The BBC has confirmed that it will not be bringing back its much-derided highlights show Wimbledon 2day, instead reverting to its traditional Today At Wimbledon format. Last year, the corporation shook up its TV highlights coverage, dropping John Inverdale as host and introducing Clare Balding, who had taken over Inverdale's 5Live Wimbledon presenting duties in 2014. Balding fronted Wimbledon 2day from a studio in the Gatsby Club, a private members' club close to the All England Club, rather than from studio facilities inside the Wimbledon grounds. The presenter and her guests sat at wine bar-style tables, offering lighthearted chatshow-style items such as viewers' clips of babies playing tennis alongside highlights from the tournament. But, according to the Gruniad Morning Star - who, apparently, care about bollocks like this - 'some viewers mocked the show for its awkward informal style' and demanded - demanded, note - that it show more tennis, while the Radio Times TV critic, that awful Graham woman, called it 'a mess' and 'a dreadful mistake' with 'a terrible, terrible title.' Which coming from a woman with a terrible, terrible face is, frankly, a bit of a pot-kettle-blackish type situation. As criticism mounted over the first week of the tournament - ooh, some punters were almost choking on their strawberries and cream, so they were - the BBC 'tweaked' the format, moving Balding and guests to seated positions, keeping the audience increasingly off-camera and increasing the amount of tennis highlights shown. At the start of the second week, it moved the show back to the traditional glass studio above Centre Court, removing the audience altogether. This year will see the return of Today At Wimbledon, with Balding and two experts analysing play each day. Which, so long as one of them is McEnore, should at least mean it'll be reasonably entertaining.

Jonathan Ross will be 'taking a break' from his ITV talk show - but contrary to various media reports, the show has not been 'secretly axed' by the channel. The Jonathan Ross Show returns for its eleventh series this autumn and, while the presenter will skip his regular winter/spring slot in 2017, he will return for a twelfth run later in 2017, the broadcaster claimed. 'Jonathan is extending his hiatus into the early part of next year to travel to the US,' said Ross's spokesman - rubbishing reports in the Mirra and the Gruniad to the contrary. 'The chat show will return in the autumn of 2017.'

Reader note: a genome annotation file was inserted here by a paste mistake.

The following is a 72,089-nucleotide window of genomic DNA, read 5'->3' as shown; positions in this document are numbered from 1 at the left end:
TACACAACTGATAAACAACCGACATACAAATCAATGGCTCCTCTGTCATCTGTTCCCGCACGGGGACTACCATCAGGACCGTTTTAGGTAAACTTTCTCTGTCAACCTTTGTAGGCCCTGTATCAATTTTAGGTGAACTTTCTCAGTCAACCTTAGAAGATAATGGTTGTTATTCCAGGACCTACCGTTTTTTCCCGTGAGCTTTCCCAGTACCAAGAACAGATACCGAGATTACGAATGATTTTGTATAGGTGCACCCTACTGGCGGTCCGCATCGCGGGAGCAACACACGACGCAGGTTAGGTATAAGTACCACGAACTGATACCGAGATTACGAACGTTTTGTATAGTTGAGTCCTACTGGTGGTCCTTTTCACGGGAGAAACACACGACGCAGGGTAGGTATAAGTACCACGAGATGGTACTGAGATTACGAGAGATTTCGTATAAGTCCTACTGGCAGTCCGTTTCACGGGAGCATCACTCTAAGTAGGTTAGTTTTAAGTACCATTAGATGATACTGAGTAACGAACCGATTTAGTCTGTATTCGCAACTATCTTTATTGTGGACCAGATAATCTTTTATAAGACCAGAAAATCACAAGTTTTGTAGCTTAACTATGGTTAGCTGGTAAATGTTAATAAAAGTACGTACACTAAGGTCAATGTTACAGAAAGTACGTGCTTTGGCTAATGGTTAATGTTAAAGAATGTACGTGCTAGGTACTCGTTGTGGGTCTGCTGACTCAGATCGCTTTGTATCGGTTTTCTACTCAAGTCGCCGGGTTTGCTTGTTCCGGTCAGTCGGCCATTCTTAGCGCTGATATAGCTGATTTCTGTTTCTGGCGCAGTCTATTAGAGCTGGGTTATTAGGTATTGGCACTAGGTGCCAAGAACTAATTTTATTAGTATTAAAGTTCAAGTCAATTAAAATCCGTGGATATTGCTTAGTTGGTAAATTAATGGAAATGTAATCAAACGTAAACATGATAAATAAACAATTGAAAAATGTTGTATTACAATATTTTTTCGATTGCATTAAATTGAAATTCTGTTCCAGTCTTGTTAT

Several BBC TV presenters have, reportedly, been sent human excrement in the post. According to the Sun, newsreaders Fiona Bruce and Huw Edwards are among those who have been 'targeted' with the unpleasant packages. The paper filed a Freedom of Information request which did confirm that staff had been targeted. Quite what prompted the Sun to file the request on that particular subject they did not reveal leading, perhaps, to the suspicion that they might have known the answer before they received it. Quite how they might have known the answer before they received it is another question entirely. 'During the past three years the BBC Investigation Service has received a number of complaints of excrement being sent to staff and talent at several BBC locations,' the BBC said in reply to the request. 'We can confirm that some of the samples have been tested and found to be human. These offences have been reported to the police.' What the other samples which weren't human were, however, they did not say. And, to be honest, this blogger isn't sure whether he wants to know, anyway.
Sex & The City's Kim Cattrall has spoken about the chronic insomnia which forced her to withdraw from a play at London's Royal Court last year. The fifty nine-year-old actress was due to play the title role in Linda but pulled out shortly before the play opened. 'I didn't want to let down the audience, the theatre, playwright or the actors,' Cattrall told the Radio Times. She said that being unable to sleep felt like 'a gorilla sitting on [my] chest' and had left her 'in a void.' The actress said that 'the hardest part' of giving up her part in Penelope Skinner's play was 'letting go. I realised the work that I really needed to do was more important than the play,' she went on. 'It was work on my sanity.'
Neil Morrissey has teamed up with that talentless professional Northern berk Paddy McGuinness for new Travel Channel show Stars In Their Cars. So, that'll be well worth avoiding like the plague, then.